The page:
The district court construed “driveable” and “drive” to mean “rotateable” and “rotate”, rejecting Zipher’s broader construction.  The district court reasoned that although the ordinary meaning of “drive” can be broad enough to encompass not only the rotation of the spools but also application of a holding torque that prevents the spool from rotating and that references to driving the spools in the specification could accommodate either construction, giving “drive” a meaning broader than “rotation” would be contradictory to the meaning of “drive” in the tape transport clause, which states that “the controller energizes both said motors to drive the spools in a tape transport direction.”  Moreover, according to the district court, because the claim clause “controls said motors to drive the spools” already used the word “control,” the patentee could not have intended “control” and “drive” to mean the same thing.  The district court also pointed to a few places in the specification that use the word “drive” narrowly.  The district court further construed the use of the plural word “spools” in the claim clause “to drive the spools to add or subtract the calculated length of tape” to mean that both spools must rotate to add or subtract a single calculated length of tape.

Because only a single spool is rotated to achieve each tension adjustment in Markem’s accused devices, the district court readily found noninfringement.  Zipher then appealed the district court’s claim construction and summary judgment to the Federal Circuit.

On appeal, Zipher argued that “drive”, similar to “control”, has the inclusive meaning of not only rotate but also “hold steady in a commanded position.”  Markem, on the other hand, relied on Phillips v. AWH Corp., 415 F.3d 1303 (Fed. Cir. 2005) (en banc) for its position.  Phillips court stated that “claim terms are normally used consistently throughout the patent,” and that “a claim term should be construed consistently with its appearance in other places in the same claim or in other claims of the same patent.”  The Federal Circuit majority sided with Zipher, holding that “drive” need not be narrowly construed merely because a broader construction would make it similar to the word “control” that is also used in the claim.  The majority also stated that nothing in the specification or the overall invention as presented in the claim and as argued to the patent examiner requires the narrow construction.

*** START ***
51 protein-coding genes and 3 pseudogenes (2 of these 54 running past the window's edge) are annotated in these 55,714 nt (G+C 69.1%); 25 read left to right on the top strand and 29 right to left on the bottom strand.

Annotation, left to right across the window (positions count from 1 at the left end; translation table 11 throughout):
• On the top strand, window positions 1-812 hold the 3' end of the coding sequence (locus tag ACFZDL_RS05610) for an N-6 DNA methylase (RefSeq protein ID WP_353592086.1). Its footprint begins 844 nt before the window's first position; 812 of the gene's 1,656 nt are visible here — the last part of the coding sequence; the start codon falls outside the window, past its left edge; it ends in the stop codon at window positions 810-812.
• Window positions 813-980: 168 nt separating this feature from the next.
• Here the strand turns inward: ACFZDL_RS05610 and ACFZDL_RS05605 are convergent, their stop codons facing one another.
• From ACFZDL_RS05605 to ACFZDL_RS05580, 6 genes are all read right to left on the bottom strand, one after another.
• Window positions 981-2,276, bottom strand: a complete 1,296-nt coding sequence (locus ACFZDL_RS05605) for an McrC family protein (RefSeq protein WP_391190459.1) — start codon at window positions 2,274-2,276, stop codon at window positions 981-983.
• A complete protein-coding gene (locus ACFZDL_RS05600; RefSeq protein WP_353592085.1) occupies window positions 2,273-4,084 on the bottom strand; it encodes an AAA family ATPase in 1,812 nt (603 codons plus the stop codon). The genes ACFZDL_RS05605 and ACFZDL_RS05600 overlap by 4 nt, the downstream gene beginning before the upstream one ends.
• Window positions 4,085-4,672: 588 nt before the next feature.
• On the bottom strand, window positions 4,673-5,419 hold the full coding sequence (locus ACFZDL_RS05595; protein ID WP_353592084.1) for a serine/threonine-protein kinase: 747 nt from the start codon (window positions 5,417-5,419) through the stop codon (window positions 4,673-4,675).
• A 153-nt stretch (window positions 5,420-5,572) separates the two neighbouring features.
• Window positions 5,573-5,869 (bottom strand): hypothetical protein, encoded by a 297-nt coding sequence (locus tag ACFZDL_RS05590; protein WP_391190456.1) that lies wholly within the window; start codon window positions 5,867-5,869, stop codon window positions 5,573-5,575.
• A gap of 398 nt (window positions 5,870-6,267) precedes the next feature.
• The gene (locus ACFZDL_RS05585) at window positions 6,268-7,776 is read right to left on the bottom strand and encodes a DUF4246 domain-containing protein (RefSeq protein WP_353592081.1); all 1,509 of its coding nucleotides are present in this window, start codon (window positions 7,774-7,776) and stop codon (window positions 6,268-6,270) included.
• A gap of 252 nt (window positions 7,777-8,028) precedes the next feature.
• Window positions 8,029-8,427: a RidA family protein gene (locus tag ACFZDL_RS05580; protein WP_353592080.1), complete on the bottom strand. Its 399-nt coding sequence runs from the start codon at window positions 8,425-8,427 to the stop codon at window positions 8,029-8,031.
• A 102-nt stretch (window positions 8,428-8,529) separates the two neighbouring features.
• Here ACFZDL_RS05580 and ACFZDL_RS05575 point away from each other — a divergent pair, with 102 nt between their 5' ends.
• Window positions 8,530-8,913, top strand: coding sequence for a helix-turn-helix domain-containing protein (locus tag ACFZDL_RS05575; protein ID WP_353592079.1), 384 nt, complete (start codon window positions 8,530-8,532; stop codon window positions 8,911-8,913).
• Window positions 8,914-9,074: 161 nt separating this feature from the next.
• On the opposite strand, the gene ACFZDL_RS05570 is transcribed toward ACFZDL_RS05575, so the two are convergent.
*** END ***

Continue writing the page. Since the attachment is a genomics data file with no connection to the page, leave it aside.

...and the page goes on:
In addition to the district court’s construction of “drive the spools”, Zipher also appealed its construction that the claims require “some method of deriving a tension measurement.”  The district court opined that “without having a reasonable estimate of the current tape tension, it is not possible to identify whether the tension is approaching or exceeding the limit values.”  Zipher argued that since the claim does not recite measuring tension, the district court’s construction would import a limitation into the claims from the specification and violate the mandate of Rambus Inc. v. Infineon Tech. AG, 318 F.3d 1081 (Fed. Cir. 2003) that “the claims need not recite every component necessary to enable operation of a working device.”  The majority again agreed with Zipher and drew an analogy with a car engine: “a claim to an engine providing motive power to a car should not be construed to incorporate a limitation for an exhaust pipe, though an engine may not function without one.”

Judge Newman dissented in part. She disagreed with the majority’s reliance on the “mandate” of Rambus.  According to Newman, the panel majority ignored “the paramount importance of the specification in claim construction.”  Citing a series of cases to support her position, Newman stated that she would hold that “while the invention is flexible as to how tension is measured, and permits measurement through indirect methods, some method of measurement is contemplated and required.”